letter regarding the debt. (Docket #17-1). UCB's
letter states that “CITIBANK, N.A.” was
Plaintiff's creditor. Id. It further states that
Plaintiff's balance was $19, 552.10 and that interest may
accrue on that balance. Id.
15, 2016, Northland sent Plaintiff a similar letter. (Docket
#17-2). The letter identified Citibank as Plaintiff's
creditor and provided a current balance of $19, 844.39.
Id. Northland sent another letter to Plaintiff on
July 19, 2016 with the same information. Id. More
letters came for August through November 2016. (Docket
#17-3). Each of those letters provided a new balance of $19,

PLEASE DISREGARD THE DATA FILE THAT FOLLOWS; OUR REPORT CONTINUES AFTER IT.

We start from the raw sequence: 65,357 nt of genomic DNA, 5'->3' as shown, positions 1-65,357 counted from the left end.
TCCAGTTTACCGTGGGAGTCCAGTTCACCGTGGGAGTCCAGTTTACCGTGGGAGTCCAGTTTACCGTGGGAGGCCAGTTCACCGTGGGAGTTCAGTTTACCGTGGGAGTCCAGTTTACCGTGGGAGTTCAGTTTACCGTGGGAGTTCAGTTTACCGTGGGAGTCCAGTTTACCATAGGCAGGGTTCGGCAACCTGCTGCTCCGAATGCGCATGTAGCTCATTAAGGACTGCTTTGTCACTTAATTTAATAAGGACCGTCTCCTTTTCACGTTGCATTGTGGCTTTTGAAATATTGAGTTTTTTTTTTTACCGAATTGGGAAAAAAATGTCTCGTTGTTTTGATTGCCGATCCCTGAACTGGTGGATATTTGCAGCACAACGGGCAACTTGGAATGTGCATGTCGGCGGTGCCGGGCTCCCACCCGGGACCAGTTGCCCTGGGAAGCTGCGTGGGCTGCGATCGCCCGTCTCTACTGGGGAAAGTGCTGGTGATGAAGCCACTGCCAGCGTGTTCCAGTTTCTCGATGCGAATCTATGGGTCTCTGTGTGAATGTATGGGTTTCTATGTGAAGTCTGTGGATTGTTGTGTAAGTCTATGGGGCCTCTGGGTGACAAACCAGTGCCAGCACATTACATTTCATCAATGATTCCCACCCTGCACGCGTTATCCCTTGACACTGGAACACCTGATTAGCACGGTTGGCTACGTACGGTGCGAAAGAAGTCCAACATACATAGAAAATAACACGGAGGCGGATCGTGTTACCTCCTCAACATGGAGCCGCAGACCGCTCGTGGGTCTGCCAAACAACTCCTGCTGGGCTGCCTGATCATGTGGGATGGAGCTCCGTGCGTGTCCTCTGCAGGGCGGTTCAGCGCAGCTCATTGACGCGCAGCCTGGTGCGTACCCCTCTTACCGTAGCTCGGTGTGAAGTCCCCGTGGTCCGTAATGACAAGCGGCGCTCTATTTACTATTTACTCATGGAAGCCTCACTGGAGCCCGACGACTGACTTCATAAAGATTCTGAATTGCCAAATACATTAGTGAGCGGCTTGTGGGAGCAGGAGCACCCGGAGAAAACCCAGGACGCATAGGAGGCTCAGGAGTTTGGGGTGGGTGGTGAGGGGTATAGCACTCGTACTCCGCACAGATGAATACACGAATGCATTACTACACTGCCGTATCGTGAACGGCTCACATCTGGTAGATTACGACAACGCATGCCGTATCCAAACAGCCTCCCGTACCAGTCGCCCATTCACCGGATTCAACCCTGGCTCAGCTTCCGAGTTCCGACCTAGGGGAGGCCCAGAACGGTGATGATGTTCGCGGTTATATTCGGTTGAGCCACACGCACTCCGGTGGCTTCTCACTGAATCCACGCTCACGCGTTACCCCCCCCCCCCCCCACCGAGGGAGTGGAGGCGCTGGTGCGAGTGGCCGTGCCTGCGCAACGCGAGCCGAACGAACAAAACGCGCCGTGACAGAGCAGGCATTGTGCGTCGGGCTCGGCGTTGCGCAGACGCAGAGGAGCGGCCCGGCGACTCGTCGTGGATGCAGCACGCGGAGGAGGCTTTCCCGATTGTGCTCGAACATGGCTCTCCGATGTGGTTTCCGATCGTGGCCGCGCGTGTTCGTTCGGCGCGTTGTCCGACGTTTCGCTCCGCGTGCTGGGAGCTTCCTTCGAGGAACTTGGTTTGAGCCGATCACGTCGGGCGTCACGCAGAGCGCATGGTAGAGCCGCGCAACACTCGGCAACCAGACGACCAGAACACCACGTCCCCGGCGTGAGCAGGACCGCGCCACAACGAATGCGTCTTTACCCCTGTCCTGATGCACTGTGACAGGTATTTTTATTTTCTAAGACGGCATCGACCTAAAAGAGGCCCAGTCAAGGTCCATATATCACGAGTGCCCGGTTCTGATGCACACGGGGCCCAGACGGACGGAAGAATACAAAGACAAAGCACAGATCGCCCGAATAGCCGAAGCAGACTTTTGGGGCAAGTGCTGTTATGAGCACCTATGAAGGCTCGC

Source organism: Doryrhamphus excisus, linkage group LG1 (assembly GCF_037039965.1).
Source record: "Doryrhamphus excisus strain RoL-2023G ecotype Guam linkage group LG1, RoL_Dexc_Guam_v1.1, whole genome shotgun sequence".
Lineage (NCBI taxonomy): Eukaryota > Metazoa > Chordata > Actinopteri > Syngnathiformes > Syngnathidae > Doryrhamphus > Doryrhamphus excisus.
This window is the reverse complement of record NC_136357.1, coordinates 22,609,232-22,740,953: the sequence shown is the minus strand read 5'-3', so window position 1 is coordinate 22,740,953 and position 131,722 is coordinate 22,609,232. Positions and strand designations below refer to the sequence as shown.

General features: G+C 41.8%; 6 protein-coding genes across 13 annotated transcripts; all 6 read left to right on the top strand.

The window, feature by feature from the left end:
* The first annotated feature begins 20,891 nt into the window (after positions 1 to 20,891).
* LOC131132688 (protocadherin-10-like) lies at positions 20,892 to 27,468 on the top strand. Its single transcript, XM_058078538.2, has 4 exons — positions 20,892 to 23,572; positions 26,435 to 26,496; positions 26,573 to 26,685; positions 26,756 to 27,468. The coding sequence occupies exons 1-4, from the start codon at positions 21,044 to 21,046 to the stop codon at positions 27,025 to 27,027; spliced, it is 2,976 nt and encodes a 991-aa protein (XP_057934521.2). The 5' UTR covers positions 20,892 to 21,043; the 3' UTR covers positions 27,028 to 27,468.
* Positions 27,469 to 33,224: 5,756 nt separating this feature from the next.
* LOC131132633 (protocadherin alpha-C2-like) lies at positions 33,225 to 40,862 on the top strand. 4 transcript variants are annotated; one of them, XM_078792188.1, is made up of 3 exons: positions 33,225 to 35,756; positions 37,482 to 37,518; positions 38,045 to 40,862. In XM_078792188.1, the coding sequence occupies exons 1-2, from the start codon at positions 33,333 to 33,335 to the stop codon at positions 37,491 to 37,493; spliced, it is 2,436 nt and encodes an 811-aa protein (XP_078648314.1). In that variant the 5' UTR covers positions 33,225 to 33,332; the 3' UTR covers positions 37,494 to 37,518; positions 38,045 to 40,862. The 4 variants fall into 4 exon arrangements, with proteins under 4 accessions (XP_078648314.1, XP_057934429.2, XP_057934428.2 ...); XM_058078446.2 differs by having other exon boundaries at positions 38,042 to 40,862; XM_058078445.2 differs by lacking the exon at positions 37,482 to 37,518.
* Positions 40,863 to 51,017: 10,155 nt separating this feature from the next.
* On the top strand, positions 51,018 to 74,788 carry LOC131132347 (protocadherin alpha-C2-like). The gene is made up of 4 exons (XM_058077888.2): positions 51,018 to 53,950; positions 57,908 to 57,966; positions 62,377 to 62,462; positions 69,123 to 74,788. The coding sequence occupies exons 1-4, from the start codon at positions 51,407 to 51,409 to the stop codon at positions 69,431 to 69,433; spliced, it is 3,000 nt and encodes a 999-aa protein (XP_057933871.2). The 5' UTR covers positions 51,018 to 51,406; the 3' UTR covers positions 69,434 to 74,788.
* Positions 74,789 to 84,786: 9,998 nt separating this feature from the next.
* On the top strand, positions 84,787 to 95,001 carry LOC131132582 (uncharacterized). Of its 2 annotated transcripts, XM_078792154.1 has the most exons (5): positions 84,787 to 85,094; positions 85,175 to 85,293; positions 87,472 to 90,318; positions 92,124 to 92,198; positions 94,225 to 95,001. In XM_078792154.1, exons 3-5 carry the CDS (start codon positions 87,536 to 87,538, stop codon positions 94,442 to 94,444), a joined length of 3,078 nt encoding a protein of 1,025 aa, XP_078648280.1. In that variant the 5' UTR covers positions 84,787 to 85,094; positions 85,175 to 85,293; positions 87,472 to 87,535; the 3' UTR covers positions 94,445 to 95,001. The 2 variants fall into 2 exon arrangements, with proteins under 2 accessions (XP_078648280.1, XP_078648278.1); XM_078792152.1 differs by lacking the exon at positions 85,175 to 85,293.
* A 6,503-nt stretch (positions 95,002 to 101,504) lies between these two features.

30, 2017, Citibank wrote to Plaintiff, informing him that his
delinquent credit card account had been sold to Pilot.
(Docket #17-4). The May 30 letter listed the balance as $19,
548.08. Id. On June 15, 2017, Plaintiff received a
letter from Unifund. (Docket #17-5). Unifund claimed that
DAP, not Pilot, was the current owner of the debt.
Id. Apparently, between May 30 and June 15, Pilot
sold the debt to DAP. The balance on Unifund's letter was
the same as that provided by Citibank-$19, 548.08.
Id. Unifund further identified Citibank as the
original creditor and provided an address for Citibank in
Sioux Falls, South Dakota. Id.
finds a number of faults in this barrage of collection
notices. First, the differing balances were confusing, in
that they went up and down without Plaintiff having made a
payment since September 2015. Second, Unifund's letter